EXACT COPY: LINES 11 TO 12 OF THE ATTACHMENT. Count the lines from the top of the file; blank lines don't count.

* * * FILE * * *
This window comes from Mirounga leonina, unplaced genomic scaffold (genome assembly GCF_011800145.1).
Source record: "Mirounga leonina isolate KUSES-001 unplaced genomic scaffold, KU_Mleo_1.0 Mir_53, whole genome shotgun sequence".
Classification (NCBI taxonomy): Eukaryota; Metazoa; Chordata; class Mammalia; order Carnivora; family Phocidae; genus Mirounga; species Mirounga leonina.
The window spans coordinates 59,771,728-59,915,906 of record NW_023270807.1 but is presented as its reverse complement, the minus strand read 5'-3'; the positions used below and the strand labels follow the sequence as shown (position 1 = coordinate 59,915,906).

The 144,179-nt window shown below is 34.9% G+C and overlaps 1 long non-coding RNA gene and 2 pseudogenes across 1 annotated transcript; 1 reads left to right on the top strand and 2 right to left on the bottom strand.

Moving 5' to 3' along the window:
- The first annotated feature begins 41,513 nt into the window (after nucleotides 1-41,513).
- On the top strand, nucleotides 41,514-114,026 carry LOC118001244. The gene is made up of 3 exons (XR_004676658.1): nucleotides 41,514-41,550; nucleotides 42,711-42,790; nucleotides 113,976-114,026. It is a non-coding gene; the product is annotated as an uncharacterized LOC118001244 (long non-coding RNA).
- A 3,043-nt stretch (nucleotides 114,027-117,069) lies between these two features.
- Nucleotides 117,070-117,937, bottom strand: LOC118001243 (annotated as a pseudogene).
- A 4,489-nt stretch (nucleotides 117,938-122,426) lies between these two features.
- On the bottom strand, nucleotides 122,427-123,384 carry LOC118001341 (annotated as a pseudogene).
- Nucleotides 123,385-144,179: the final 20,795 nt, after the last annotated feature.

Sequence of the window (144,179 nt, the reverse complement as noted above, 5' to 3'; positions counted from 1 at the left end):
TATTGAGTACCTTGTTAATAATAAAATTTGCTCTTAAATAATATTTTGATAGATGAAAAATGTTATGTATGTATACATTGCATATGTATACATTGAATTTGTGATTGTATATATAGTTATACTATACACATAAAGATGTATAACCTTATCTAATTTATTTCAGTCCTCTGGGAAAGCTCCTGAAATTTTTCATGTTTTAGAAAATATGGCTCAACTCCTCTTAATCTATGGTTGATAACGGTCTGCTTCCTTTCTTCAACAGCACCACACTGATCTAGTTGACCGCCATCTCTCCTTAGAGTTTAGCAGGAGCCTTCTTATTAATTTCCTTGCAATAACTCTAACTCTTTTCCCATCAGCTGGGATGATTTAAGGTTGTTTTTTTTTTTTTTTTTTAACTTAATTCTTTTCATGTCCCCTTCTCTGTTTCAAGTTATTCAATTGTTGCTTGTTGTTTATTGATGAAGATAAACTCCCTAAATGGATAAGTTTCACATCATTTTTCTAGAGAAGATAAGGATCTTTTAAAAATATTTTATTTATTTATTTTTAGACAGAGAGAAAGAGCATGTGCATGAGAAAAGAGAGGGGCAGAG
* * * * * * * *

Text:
- A 4,489-nt stretch (nucleotides 117,938-122,426) lies between these two features.
- On the bottom strand, nucleotides 122,427-123,384 carry LOC118001341 (annotated as a pseudogene).